Apply Materials to 3D Objects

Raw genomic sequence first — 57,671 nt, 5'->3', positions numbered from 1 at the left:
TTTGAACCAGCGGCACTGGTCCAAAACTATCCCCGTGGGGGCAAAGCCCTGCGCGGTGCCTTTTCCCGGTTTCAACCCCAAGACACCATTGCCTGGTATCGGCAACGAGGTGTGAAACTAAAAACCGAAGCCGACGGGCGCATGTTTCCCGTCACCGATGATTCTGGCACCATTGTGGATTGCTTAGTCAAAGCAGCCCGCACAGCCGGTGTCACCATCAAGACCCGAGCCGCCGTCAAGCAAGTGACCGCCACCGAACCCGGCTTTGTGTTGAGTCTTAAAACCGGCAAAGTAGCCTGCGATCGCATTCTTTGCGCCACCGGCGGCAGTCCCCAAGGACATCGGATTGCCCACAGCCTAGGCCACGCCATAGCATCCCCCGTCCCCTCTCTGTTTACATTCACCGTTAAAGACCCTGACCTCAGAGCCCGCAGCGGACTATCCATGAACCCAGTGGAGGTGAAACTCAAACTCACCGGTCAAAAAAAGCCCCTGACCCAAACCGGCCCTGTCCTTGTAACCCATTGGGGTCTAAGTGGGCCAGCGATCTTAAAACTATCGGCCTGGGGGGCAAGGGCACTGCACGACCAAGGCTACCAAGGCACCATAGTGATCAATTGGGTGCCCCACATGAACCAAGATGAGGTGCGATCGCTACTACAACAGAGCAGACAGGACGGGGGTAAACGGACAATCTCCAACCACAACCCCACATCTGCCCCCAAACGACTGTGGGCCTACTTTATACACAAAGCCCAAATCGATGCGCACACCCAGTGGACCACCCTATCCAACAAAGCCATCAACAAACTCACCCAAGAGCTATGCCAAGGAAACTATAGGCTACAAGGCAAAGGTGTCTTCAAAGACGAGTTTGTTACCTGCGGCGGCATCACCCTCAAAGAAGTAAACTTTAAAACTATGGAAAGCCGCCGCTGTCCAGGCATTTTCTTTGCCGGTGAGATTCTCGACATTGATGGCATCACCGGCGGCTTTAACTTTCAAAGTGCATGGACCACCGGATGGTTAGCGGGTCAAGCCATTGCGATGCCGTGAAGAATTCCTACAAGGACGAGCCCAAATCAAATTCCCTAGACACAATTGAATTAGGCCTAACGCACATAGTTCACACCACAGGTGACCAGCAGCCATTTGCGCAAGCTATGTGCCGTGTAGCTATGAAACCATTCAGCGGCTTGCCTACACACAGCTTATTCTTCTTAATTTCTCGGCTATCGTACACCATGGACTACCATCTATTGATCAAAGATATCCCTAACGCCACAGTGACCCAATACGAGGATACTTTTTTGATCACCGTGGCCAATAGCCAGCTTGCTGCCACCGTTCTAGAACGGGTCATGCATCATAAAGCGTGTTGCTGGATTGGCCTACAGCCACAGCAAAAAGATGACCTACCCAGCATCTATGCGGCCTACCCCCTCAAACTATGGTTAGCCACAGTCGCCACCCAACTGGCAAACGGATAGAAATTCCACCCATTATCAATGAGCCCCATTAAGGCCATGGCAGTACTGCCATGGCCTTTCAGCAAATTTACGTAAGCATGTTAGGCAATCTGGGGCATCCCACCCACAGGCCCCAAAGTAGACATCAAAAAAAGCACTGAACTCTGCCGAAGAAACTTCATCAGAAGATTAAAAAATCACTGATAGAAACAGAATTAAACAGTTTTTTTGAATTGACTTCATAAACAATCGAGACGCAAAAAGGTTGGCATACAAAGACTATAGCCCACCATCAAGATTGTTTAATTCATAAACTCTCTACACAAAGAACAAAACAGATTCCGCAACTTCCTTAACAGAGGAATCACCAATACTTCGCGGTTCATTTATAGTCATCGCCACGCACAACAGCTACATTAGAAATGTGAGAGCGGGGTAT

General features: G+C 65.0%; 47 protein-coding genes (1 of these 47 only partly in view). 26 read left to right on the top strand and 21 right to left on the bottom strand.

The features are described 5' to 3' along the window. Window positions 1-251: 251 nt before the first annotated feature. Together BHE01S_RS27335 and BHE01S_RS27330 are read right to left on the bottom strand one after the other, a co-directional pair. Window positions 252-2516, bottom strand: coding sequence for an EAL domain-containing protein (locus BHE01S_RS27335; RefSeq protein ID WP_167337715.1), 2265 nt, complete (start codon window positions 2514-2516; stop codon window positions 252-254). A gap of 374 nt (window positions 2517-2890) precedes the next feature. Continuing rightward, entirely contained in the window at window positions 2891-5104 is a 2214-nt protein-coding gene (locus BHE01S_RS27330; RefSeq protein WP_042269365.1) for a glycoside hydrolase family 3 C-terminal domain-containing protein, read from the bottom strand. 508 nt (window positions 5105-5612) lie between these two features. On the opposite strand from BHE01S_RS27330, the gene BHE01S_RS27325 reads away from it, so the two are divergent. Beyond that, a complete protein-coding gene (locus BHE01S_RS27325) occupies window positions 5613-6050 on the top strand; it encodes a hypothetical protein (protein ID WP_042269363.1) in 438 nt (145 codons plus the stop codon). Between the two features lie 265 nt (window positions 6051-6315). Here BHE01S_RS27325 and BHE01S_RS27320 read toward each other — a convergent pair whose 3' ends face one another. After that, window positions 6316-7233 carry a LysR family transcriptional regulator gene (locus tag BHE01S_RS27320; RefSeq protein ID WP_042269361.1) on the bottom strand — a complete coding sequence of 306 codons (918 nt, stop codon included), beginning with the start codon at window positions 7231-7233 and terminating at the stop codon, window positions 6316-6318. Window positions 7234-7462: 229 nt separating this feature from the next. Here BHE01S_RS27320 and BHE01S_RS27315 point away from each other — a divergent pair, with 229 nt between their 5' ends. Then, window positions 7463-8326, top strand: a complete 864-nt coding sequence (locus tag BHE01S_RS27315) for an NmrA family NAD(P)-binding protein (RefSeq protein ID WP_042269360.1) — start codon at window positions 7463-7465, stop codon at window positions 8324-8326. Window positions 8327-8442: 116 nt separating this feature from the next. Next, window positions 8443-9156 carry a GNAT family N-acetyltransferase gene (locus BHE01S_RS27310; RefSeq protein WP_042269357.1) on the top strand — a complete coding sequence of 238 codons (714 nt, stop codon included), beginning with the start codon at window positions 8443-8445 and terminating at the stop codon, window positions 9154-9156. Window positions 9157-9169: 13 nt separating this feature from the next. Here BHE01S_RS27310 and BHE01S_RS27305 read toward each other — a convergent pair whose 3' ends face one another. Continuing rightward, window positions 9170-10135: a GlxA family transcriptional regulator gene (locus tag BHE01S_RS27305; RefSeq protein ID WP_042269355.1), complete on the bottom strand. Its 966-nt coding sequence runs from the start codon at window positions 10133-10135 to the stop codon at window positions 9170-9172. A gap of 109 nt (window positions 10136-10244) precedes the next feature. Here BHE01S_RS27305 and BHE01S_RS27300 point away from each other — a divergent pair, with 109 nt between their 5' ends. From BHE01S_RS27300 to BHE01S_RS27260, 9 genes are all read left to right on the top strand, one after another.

- Let's talk about applying materials to this cup. Now, I'm going to close the tab that contains the vector shape since we don't need it anymore and this is going to work just like all the other 3D objects that we've been working with. You can apply a material to any of the shapes. Now, one thing that you got to be careful is when you're creating 3D objects with the pencil, you may end up with a really weird UV overlay and I'm not really sure how this is going to look like but I'm going to go and click on edit texture, I'm going to press OK. And that's what the texture looks like. If I click on UV overlay, and let me just disable this, that's sort of what it looks like. So it's a little weird. So I'm just going to save it and I'm just going to paint it red and just remove this texture. And actually, I think I have the inflation material, I just got off. The thing is is that usually you're dealing with the front inflation material and now we're not. So now I sort of got to figure out wh...